... 60-80 tons, is tipped 20-30, probably by geological forces, so that the lines of script are tilted. (Underwood, L. Lyle; "The Los Lunas Inscription," Epigraphic Society, Occasional Publications, vol. 10, no. 237, 1982.) Comment. Is it all a hoax? Some think so. It is easier to live with a hoax than with the thought of a Hebrew outpost in New Mexico a couple thousand years ago. It should be remarked that there are many purported Hebrew and Roman finds in the American Southwest; viz, the Tucson lead crosses with their Roman inscriptions. Reference. More anomalous epigraphy is to be found in our Handbook: Ancient Man. For more on this book, visit: here. From Science Frontiers #25, JAN-FEB 1983.© 1983-2000 William R. Corliss Other Sites of Interest SIS. Catastrophism, archaeoastronomy, ancient history, mythology and astronomy. Lobster. The journal of intelligence and political conspiracy (CIA, FBI, JFK, MI5, NSA, etc) Homeworking.com. ...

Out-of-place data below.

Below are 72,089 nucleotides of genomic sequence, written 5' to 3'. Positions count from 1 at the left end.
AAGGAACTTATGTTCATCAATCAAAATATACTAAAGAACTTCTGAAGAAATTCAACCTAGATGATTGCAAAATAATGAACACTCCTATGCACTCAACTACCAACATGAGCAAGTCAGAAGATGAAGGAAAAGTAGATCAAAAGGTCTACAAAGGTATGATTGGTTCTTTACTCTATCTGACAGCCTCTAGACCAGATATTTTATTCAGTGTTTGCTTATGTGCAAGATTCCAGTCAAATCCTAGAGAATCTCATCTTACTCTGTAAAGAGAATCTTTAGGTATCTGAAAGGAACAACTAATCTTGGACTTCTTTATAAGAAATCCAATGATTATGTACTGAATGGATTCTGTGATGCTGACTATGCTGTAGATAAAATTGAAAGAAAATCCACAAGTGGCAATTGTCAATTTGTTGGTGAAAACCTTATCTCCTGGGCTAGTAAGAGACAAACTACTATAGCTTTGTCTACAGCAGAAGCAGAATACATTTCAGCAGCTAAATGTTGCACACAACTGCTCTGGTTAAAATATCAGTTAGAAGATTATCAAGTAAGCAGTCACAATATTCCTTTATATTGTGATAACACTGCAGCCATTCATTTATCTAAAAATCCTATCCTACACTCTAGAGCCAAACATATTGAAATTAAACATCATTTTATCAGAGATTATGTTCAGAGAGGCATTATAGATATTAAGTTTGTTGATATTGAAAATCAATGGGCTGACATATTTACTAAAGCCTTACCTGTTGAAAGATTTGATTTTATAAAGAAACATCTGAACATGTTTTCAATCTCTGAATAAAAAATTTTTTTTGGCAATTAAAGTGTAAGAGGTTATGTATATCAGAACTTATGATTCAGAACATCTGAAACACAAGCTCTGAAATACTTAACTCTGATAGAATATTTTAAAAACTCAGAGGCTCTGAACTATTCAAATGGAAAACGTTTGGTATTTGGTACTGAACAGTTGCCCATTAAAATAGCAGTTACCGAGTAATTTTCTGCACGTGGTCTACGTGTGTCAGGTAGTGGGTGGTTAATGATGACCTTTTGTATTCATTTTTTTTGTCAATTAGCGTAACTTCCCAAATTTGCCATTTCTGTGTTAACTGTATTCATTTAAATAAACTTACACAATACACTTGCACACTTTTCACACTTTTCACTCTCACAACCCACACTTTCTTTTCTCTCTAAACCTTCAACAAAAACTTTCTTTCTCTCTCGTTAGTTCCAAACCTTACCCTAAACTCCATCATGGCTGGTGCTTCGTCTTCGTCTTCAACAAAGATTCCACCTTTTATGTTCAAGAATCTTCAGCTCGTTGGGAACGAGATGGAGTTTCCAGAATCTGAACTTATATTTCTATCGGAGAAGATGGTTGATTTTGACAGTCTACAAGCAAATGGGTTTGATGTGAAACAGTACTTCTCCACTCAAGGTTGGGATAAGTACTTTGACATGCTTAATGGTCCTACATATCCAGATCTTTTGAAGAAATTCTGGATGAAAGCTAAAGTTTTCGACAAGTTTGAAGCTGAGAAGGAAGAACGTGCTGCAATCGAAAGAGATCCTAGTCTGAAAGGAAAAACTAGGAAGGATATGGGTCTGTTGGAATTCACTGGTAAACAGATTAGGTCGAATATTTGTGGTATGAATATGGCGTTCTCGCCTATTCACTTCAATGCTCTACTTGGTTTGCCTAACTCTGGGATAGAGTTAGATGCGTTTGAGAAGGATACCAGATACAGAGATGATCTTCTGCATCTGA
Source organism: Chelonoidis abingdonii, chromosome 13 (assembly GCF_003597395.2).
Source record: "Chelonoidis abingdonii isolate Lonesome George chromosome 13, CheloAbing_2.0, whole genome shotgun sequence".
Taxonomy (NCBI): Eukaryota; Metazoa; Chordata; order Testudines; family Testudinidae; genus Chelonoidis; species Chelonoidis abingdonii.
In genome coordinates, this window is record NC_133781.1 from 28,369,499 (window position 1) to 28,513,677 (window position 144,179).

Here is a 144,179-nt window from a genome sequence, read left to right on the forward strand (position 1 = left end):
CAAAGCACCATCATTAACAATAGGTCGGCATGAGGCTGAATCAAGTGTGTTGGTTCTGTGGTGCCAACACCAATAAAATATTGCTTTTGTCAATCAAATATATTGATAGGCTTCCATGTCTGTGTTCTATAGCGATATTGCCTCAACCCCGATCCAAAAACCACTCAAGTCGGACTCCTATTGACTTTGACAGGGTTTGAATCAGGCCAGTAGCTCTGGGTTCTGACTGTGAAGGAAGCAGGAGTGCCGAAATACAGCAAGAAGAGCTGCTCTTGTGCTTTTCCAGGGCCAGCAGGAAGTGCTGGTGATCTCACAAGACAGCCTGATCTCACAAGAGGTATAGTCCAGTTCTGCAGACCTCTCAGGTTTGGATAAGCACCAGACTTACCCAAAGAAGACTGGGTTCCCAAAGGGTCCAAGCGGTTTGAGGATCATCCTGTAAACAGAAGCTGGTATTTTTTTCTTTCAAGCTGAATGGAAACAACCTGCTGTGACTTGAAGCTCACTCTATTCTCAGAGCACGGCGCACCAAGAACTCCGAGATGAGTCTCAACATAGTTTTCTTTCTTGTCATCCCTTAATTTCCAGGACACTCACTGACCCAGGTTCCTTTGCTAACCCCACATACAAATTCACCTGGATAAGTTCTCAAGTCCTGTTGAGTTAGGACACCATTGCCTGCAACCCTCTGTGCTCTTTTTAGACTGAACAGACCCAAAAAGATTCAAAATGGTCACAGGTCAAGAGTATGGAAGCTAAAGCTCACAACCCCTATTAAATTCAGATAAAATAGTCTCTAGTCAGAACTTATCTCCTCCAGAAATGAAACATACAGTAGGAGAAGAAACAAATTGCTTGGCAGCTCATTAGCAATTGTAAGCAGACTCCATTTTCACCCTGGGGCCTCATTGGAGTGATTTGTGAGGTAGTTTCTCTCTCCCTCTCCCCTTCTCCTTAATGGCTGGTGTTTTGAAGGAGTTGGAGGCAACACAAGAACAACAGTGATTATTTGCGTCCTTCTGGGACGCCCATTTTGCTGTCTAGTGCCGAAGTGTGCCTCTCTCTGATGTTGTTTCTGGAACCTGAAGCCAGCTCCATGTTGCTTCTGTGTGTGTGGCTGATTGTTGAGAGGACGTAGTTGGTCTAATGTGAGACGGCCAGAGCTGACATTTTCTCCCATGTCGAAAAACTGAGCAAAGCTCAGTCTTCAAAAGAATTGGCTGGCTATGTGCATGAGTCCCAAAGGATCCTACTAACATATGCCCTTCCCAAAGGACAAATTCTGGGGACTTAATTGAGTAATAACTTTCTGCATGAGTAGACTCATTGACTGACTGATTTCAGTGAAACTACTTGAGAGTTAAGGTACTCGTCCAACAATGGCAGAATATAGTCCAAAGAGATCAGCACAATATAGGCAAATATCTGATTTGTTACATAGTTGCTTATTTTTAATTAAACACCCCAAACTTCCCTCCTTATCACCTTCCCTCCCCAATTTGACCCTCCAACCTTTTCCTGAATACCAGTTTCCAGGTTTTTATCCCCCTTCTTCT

65. Bookshelf [SIS C&C Review $]